Thursday, January 26, 2012


On January 26th, 1973, actor Edward G. Robinson died from cancer at the age of 79.  Despite being well known for playing gangsters and hard men throughout his career, Robinson was a kind and generous man and beloved by everyone.

Born Emanuel Goldenberg in 1893, he changed his name to Edward G. Robinson after attending the American Academy of Dramatic Arts.  He began a career on Broadway with small roles that eventually led to feature films.

Rico in Little Caesar
It was his portrayal of tough guy Caesar Enrico Bandello that became the archetype for the 20th century American gangster.  The role was followed by numerous gangster roles, including the character of Johnny Rocco opposite Humphrey Bogart in Key Largo.

Johnny Rocco in Key Largo
He appeared in a hundred or so films and tried to take on a variety of different roles.  His portrayal of Wolf Larsen in The Sea Wolf is thought by many to be an academy award worthy performance, but Robinson was never nominated during his long and storied career despite great turns in dozens of films.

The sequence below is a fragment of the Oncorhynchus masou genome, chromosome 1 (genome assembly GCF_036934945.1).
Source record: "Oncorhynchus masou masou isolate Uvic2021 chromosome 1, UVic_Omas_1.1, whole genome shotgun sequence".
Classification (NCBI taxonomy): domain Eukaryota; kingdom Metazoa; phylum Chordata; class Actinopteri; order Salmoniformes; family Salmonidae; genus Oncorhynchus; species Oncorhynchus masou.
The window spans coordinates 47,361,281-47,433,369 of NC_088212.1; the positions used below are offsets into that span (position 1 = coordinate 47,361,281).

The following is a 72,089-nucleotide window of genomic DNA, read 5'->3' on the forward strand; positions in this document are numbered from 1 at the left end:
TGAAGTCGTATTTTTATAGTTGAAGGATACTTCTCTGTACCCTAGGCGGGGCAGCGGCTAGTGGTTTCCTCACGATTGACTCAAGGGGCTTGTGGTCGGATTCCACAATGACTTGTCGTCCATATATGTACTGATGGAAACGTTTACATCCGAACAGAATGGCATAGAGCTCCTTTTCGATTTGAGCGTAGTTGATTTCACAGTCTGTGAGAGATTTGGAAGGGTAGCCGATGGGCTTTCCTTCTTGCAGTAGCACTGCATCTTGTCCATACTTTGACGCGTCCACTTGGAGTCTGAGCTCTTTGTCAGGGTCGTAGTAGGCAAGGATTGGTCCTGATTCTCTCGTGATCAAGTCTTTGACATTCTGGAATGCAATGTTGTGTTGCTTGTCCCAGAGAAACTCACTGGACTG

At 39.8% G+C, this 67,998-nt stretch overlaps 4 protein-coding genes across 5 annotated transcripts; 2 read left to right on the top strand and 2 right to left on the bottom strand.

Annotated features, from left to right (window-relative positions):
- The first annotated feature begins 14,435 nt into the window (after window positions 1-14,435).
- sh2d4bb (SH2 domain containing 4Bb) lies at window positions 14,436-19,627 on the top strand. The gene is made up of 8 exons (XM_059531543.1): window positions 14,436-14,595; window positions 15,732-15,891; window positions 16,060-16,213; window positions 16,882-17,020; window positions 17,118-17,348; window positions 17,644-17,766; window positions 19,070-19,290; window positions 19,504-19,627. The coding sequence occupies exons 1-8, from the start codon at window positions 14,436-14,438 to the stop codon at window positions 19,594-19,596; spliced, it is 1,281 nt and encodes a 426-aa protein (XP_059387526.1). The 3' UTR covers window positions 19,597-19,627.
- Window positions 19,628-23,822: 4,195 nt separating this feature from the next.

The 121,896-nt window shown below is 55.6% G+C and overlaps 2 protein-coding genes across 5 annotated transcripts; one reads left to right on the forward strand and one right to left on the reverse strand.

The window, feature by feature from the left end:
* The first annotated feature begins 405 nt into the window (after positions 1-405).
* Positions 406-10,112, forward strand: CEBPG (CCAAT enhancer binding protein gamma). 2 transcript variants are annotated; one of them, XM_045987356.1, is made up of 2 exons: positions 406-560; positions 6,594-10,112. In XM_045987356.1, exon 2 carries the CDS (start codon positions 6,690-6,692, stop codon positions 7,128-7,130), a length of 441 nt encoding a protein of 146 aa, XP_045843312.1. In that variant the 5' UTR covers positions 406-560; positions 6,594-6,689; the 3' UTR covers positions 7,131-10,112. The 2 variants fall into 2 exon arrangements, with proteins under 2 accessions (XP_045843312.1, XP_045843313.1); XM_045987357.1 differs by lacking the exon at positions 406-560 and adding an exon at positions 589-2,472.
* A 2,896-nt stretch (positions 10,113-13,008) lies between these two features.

Wolf Larsen in Sea Wolf
He was called to testify in front of the House of Un-American Activities Committee to answer for allegations of communist ties. His name was eventually cleared, but in the aftermath he was relegated to B-movie titles and his career languished as a result.

In 1956, Cecil B Demille cast him as Dathan in the Ten Commandments.   A role that pulled him back up to the majors, but a role that many still feel he was terribly miscast for.  In the sixties, he had an amazing resurgence with films like My Geisha with Yves Montand and Shirley MacClaine and The Cincinnati Kid playing opposite mega star Steve McQueen.

In My Geisha
His last film in 1973 was Soylent Green.  His body was already racked with cancer, but he told no one on the film that he was sick.  At least not at first.  When the final euthanasia scene with Charleston Heston was ready to be shot, Robinson admitted to Heston that he had cancer and probably had weeks to live, it's said the tears Heston shed in the film were genuine.

Soylent Green

Edward G. Robinson died twelve days later.


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